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Antibiotic use in the first year of life and asthma in early childhood

Authors

  • J.C. Celedón,

    1. Channing Laboratory, Brigham and Women's Hospital, Boston, MA, USA,
    2. Division of Pulmonary and Critical Care Medicine, Department of Medicine, Beth Israel Deaconess Medical Center, USA,
    3. Harvard Medical School, Boston, MA, USA,
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  • A. Fuhlbrigge,

    1. Channing Laboratory, Brigham and Women's Hospital, Boston, MA, USA,
    2. Harvard Medical School, Boston, MA, USA,
    3. Division of Pulmonary and Critical Care Medicine, Department of Medicine, Brigham and Women's Hospital, Boston, MA, USA,
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  • S. Rifas-Shiman,

    1. Departments of Ambulatory Care and Prevention, Harvard Medical School and Harvard Pilgrim Health Care, Boston, MA, USA
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  • S.T. Weiss,

    1. Channing Laboratory, Brigham and Women's Hospital, Boston, MA, USA,
    2. Harvard Medical School, Boston, MA, USA,
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  • J.A. Finkelstein

    1. Harvard Medical School, Boston, MA, USA,
    2. Departments of Ambulatory Care and Prevention, Harvard Medical School and Harvard Pilgrim Health Care, Boston, MA, USA
    3. Department of Pediatrics, Harvard Medical School and Harvard Pilgrim Health Care, Boston, MA, USA
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Juan C. Celedón, Channing Laboratory, 181 Longwood Avenue, Boston, MA 02115, USA.
E-mail: juan.celedon@channing.harvard.edu

Summary

Background An association between antibiotic use in early life and asthma in childhood has been reported in five retrospective studies and one longitudinal study.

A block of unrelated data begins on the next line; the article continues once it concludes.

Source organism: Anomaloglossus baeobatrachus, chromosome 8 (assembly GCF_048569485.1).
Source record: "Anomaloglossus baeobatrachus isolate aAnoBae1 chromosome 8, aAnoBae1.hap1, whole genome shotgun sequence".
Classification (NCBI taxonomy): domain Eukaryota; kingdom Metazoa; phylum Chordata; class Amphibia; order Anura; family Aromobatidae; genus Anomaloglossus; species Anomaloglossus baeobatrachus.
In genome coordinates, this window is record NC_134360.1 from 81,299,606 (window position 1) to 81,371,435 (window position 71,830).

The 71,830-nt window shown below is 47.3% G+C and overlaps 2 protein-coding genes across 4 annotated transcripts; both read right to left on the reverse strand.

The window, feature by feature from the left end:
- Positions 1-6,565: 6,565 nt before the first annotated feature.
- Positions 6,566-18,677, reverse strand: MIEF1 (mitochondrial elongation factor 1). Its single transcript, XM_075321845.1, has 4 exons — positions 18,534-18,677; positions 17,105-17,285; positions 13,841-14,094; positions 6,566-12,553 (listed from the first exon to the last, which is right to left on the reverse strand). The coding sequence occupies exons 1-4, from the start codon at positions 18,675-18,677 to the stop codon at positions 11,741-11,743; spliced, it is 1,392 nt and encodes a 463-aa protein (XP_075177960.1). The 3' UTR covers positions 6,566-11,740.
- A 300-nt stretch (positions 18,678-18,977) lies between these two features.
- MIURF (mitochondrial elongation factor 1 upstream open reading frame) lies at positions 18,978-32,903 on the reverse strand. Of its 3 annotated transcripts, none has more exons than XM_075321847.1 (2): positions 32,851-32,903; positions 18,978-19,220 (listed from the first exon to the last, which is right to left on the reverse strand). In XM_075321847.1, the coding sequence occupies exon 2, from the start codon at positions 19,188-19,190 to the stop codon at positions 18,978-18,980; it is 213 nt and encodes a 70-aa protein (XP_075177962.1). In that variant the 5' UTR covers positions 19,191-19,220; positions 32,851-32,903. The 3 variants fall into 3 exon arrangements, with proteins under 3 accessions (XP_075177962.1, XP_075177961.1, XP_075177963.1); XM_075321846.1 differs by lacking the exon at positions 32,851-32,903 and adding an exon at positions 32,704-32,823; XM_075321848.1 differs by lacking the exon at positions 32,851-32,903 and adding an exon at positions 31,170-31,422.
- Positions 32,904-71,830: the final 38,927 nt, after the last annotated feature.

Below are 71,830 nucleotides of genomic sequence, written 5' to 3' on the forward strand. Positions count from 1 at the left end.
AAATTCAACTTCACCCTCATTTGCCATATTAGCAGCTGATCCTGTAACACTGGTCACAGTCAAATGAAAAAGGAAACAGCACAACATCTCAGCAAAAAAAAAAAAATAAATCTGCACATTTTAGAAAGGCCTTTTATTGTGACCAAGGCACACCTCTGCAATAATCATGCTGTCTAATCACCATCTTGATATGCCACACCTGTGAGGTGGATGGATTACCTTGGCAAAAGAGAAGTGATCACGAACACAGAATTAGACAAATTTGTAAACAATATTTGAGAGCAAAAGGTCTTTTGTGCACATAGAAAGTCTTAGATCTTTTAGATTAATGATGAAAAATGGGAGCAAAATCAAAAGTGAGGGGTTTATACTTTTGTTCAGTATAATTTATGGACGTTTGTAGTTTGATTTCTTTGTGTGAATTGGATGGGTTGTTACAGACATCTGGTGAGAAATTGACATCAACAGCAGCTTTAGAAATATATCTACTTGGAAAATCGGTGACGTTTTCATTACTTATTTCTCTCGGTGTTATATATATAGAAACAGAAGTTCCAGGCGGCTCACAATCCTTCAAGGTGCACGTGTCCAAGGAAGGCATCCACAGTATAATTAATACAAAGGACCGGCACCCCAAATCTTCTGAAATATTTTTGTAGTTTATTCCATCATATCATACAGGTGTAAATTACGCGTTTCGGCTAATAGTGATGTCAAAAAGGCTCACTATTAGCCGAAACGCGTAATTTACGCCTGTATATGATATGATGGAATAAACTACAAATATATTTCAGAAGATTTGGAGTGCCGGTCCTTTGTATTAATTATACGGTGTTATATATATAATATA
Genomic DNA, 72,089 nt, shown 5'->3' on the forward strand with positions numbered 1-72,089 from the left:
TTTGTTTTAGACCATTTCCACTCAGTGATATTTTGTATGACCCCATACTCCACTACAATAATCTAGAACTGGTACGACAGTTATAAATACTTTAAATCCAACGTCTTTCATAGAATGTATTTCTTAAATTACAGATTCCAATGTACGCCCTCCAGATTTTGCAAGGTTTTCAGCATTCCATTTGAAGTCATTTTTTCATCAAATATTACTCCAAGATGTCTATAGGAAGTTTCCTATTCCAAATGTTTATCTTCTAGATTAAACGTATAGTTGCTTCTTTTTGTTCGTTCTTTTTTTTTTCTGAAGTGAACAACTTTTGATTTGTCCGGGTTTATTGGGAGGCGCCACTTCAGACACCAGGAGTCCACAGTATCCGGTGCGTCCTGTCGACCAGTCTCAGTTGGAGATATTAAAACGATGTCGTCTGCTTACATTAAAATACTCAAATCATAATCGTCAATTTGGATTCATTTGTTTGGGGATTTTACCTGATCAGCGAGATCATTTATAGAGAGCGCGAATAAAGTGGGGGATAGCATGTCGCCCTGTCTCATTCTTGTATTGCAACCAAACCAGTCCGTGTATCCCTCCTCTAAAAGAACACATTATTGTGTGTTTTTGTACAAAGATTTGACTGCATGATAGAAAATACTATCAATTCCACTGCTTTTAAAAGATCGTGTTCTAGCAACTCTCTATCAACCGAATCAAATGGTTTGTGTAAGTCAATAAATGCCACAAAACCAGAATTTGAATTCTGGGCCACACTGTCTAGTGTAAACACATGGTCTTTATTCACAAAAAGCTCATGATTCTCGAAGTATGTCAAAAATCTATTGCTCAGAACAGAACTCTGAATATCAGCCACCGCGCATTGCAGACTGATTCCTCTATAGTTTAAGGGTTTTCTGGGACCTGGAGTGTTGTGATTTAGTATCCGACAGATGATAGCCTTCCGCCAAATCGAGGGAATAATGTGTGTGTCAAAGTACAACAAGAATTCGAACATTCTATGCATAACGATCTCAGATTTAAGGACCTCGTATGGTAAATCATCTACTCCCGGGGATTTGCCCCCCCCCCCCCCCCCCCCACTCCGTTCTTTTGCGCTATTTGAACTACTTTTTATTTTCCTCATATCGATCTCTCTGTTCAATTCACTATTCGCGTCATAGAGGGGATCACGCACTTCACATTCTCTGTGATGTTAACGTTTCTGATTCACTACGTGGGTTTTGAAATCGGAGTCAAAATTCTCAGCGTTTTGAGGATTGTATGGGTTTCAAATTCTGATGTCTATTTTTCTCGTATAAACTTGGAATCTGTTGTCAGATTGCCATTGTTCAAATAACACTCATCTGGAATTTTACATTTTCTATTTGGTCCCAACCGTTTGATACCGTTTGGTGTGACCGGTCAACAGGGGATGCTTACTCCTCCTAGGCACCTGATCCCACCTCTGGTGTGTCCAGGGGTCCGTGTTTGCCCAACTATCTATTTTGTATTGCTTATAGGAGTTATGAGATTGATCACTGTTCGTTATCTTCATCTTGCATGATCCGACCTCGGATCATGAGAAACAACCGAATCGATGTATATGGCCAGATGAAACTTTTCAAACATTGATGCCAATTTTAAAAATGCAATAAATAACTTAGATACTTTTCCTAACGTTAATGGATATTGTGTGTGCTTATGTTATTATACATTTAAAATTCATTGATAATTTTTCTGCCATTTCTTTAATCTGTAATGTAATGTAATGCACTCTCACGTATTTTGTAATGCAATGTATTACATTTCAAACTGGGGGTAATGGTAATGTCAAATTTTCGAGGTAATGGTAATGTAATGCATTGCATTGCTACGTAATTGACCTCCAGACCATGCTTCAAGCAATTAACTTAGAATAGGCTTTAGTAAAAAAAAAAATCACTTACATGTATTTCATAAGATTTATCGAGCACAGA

Objective To examine the relation between the use of oral antibiotics in the first year of life and asthma in early childhood.

Methods Longitudinal follow-up of 4408 children enrolled in a health maintenance organization (HMO) from birth to the age of 5 years.

Results After adjusting for sex and illnesses of the lower respiratory tract (LRIs), we found a significant association between antibiotic use in the first year of life and asthma between the ages of 1 and 2 years (odds ratio (OR) for 1–2 vs. no courses of antibiotics=1.9, 95% confidence interval (CI)=1.3–2.7; OR for 3–4 vs. no courses of antibiotics=1.6, 95% CI=1.1–2.4; OR for at least 5 vs. no courses of antibiotics=2.1, 95% CI=1.5–3.2). After adjustment for sex and LRIs in the first year of life, there was no significant association between antibiotic use in the first year of life and asthma that was initially diagnosed between the ages of 2 and 5 years and that persisted up to the age of 5 years (OR for 1–2 vs. no courses of antibiotics=1.1, 95% CI=0.8–1.4; OR for 3–4 vs. no courses of antibiotics=1.3, 95% CI=0.9–1.8; OR for at least 5 vs. no courses of antibiotics=1.0, 95% CI=0.7–1.4).

Conclusions Our findings do not support the hypothesis that antibiotic use in early life is associated with the subsequent development of asthma in childhood but rather suggest that frequent antibiotic use in early life is more common among asthmatic children.

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